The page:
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Wuhan lab head, US expert flagged coronavirus risk in 2015: Report

Shi Zhengli and epidemiologist Ralph Baric used mice as subjects and inserted the protein from a Chinese rufous horseshoe bat into the molecular structure of the SARS virus, creating a new pathogen

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IANS  |  Washington 

Wuhan, China, coronavirus
Security personnel keep watch outside Wuhan Institute of Virology (Photo: Reuters)

The head of China's Wuhan virology lab, also called as the 'bat woman', and an expert from the University of North Carolina in the US, had in a paper published in 2015 flagged the dangers of their gain-of-function experiment of a novel which could infect human cells, media reports said.

In the research, Shi Zhengli and epidemiologist Ralph Baric used mice as subjects and inserted the protein from a Chinese rufous horseshoe bat into the molecular structure of the SARS virus from 2002, creating a new, infectious pathogen, the Vanity Fair reported on Thursday.

"Scientific review panels may deem similar studies too risky to pursue," the researchers wrote in the paper and warned the world of "a potential risk of SARS-CoV re-emergence from viruses currently circulating in bat populations".

The findings were published in scientific journal Nature Medicine. It was unearthed by a small team of investigators, commissioned by Matthew Pottinger, the deputy National Security Adviser in the Donald Trump administration. The team aimed to unravel the origins of Covid-19.

The Vanity Fair report quoted Pottinger as saying there were so many people within the government "wholly discounting the possibility of a lab leak, who were predisposed that it was impossible".

In addition, many leading experts had either received or approved funding for gain-of-function research. Their "conflicted" status, said Pottinger, "played a profound role in muddying the waters and contaminating the shot at having an impartial inquiry".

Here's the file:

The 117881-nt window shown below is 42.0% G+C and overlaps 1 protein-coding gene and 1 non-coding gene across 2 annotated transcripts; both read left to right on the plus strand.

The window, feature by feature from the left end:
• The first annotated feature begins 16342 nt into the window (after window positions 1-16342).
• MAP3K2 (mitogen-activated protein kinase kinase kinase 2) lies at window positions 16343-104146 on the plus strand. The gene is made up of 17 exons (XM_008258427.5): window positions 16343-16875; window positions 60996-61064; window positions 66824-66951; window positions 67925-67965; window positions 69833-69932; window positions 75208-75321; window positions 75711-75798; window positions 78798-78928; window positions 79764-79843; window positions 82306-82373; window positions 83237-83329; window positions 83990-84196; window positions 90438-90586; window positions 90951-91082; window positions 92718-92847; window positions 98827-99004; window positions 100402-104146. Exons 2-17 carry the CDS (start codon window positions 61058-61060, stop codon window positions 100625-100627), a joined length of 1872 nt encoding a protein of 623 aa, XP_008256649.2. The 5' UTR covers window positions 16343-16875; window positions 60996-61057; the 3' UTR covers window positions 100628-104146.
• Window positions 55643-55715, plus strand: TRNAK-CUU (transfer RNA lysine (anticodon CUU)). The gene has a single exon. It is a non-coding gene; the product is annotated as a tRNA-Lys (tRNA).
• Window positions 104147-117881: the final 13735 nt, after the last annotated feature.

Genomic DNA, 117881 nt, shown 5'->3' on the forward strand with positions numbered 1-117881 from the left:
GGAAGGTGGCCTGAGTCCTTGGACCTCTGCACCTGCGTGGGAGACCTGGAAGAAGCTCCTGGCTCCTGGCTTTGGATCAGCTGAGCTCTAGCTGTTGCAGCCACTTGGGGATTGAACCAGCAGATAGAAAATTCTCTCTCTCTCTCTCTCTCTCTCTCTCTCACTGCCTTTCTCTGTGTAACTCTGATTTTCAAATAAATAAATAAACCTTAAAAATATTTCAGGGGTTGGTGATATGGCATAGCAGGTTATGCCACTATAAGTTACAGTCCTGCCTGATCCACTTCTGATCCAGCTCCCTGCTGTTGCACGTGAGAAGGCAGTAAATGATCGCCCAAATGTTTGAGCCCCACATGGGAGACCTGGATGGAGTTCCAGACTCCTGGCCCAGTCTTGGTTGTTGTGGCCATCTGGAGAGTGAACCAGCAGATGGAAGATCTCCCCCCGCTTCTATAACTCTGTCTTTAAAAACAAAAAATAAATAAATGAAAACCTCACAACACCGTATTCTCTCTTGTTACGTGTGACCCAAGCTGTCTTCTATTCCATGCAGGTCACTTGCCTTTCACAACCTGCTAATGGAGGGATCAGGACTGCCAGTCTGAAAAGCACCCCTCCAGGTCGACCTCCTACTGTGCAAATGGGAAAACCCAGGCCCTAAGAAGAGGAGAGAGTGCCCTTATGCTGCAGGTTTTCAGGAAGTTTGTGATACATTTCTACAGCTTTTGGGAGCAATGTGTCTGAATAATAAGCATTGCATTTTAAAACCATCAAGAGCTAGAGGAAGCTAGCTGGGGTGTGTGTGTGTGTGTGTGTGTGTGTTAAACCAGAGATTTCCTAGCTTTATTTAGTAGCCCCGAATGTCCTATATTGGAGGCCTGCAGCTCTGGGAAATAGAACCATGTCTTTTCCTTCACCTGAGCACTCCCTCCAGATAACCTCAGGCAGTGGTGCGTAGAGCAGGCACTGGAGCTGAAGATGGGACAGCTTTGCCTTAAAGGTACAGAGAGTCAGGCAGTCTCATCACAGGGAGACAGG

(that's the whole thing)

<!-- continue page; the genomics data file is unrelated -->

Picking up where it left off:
The 2015 paper's acknowledgments also cited funding from the US National Institutes of Health and from a nonprofit called EcoHealth Alliance, which had parcelled out grant money from the US Agency for International Development, the report said.

Many experts have until recently denied the lab-leak theory and claimed that Covid-19 originated as a natural infection leaping from animals to humans. But now, there has been a shift.

A team of 18 scientists from Universities in the US, Canada, the UK and Switzerland have signed a letter in the journal Science arguing the need to determine the origin of the Covid-19 pandemic. Various other studies have hinted at Covid-19 as a result of the Wuhan lab-leak. The US' top infectious disease expert Anthony Fauci also said he is "not convinced" Covid-19 developed naturally.

US President Joe Biden has recently ordered the intelligence community to re-double efforts to examine how the virus originated, including the lab accident theory. The European Union, the UK, Australia, and Japan also have joined the US in seeking a deeper probe into the origins of the pandemic.

Meanwhile, China's Foreign Ministry has last week dismissed the Wuhan lab leak theory as "extremely impossible" and have accused the US of "political manipulation", media reports noted.

(Only the headline and picture of this report may have been reworked by the Business Standard staff; the rest of the content is auto-generated from a syndicated feed.)

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First Published: Fri, June 04 2021. 20:50 IST
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